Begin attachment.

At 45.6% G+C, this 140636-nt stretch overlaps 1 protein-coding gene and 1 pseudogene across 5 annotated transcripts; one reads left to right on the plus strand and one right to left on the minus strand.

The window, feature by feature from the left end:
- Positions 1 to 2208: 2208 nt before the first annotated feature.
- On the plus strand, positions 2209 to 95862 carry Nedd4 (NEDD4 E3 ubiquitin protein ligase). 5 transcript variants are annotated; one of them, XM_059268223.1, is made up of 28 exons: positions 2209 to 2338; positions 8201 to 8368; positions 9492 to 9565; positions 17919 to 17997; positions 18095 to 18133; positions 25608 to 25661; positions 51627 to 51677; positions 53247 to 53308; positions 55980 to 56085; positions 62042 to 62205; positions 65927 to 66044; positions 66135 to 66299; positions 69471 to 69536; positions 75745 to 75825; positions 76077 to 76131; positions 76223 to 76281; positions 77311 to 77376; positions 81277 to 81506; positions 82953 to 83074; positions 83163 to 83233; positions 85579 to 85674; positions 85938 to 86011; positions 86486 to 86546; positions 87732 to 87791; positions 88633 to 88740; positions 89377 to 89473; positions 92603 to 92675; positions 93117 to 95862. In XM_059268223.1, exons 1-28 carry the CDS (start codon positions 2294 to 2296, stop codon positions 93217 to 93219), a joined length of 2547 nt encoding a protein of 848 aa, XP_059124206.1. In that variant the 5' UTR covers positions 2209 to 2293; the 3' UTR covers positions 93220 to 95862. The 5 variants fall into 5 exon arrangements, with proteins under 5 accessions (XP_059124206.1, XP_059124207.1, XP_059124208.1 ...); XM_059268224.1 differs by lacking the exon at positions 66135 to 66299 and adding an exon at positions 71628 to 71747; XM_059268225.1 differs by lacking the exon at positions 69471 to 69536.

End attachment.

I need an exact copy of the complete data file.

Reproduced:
At 45.6% G+C, this 140636-nt stretch overlaps 1 protein-coding gene and 1 pseudogene across 5 annotated transcripts; one reads left to right on the plus strand and one right to left on the minus strand.

The window, feature by feature from the left end:
- Positions 1 to 2208: 2208 nt before the first annotated feature.
- On the plus strand, positions 2209 to 95862 carry Nedd4 (NEDD4 E3 ubiquitin protein ligase). 5 transcript variants are annotated; one of them, XM_059268223.1, is made up of 28 exons: positions 2209 to 2338; positions 8201 to 8368; positions 9492 to 9565; positions 17919 to 17997; positions 18095 to 18133; positions 25608 to 25661; positions 51627 to 51677; positions 53247 to 53308; positions 55980 to 56085; positions 62042 to 62205; positions 65927 to 66044; positions 66135 to 66299; positions 69471 to 69536; positions 75745 to 75825; positions 76077 to 76131; positions 76223 to 76281; positions 77311 to 77376; positions 81277 to 81506; positions 82953 to 83074; positions 83163 to 83233; positions 85579 to 85674; positions 85938 to 86011; positions 86486 to 86546; positions 87732 to 87791; positions 88633 to 88740; positions 89377 to 89473; positions 92603 to 92675; positions 93117 to 95862. In XM_059268223.1, exons 1-28 carry the CDS (start codon positions 2294 to 2296, stop codon positions 93217 to 93219), a joined length of 2547 nt encoding a protein of 848 aa, XP_059124206.1. In that variant the 5' UTR covers positions 2209 to 2293; the 3' UTR covers positions 93220 to 95862. The 5 variants fall into 5 exon arrangements, with proteins under 5 accessions (XP_059124206.1, XP_059124207.1, XP_059124208.1 ...); XM_059268224.1 differs by lacking the exon at positions 66135 to 66299 and adding an exon at positions 71628 to 71747; XM_059268225.1 differs by lacking the exon at positions 69471 to 69536.